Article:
“So what I think should have been a more germane contention from that critic was to ask world leaders, critics and activists as well, why they have been deafening mute over such a wonderful humanitarian event by a very familiar president often their quick target of condemnation when his actions or statements are judged with prejudice.”

So the critic should asked world leaders! Are you assuming that the critic has available the phone numbers of the world leaders you suggested to him to call, or is it the case that the phone numbers of the world leaders can be found in the yellow pages. At least if you are suggesting that the critic do something, be genuine about it. You should not give suggestion to someone that you know the person may not be able to do. It makes you look disingenuous.

The critic did not do anything that you have not done in the past. You wrote a book that has a more lasting impression than the critic’s article. If you are sincere, ready and willing to defend the despot, I suggest you post your writing in the “tabloids” online instead of using the Daily Observer. I am sure the Gambian newspapers online will not deny you space to make your arguments. It would be good to have healthy debates about the Gambia. I hope you take my suggestion for the good of The Gambia. You are a great writer! Take the critics head on and show them how it is done and what you got!

Here is the big one “I stand to challenge everyone to come up with any such incident ever happening in the history of any government in the world.” Wow! “Everyone,” including me and every other person in the world. “… ever happening in the history of any government in the world.”[Emphasis Mine]. Are you serious?

Again, all that is needed is for one incident in any part of the world to make you eat your words unwillingly. Your arguments leave much to be desired. Your challenge is pompous and ridiculous. It is pompous because a single incident contrary to your position can defeat it. It is as ridiculous as a person who goes to the river with a basket to get water.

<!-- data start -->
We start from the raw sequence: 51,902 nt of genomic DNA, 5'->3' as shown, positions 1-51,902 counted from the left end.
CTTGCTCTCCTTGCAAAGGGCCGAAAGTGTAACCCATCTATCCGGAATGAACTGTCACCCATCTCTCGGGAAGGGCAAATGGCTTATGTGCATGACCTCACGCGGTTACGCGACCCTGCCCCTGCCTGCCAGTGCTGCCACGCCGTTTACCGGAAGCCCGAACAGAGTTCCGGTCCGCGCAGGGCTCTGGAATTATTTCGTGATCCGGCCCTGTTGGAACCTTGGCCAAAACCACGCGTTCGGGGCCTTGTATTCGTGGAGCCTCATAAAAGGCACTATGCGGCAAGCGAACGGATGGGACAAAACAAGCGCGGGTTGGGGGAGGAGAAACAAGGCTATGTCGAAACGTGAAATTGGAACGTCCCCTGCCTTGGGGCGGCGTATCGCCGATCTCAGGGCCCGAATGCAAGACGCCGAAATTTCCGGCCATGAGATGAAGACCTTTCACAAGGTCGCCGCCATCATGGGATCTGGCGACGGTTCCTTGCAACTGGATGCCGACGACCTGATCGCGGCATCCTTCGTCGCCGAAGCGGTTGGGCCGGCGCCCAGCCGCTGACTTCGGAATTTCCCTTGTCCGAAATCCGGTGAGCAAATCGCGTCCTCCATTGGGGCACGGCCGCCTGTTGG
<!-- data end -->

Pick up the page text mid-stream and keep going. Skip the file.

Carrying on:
It is perfectly ok if you choose to support the despot. Each one of us must live by the decisions we make. My argument with you is that, your arguments do not add up. They do not adhere to logical rules, and they are carelessly structured.

While you are at it Mr. Missionary, because you never denied it when the despot told you that you lied about him in your book and in your other writings, it would be honorable to return all the proceeds you received from the book. Because you never denied that you lied about the despot in your book; that translates to an admission that you indeed did lie about him. It therefore would be consistent for you to return all the royalties you received from the book. You would not want to profit from a lie, would you? You can disregard my suggestion if you never sold a single copy of your book!

One last thing, Mr. Missionary: There is an article on Freedom newspaper, your former home. The article is titled “Dispelling Lies Of The Propagandists That Jammeh Is The First President To Grant Amnesty To More Than 200 Prisoners.” The author of that article cited sources. If any of the sources the author of that article cited is true, then the premises in your arguments fail and hence the inferences you draw from them. And of course, you never cited any source to back up claims. How interesting!

By Gambian Outsider!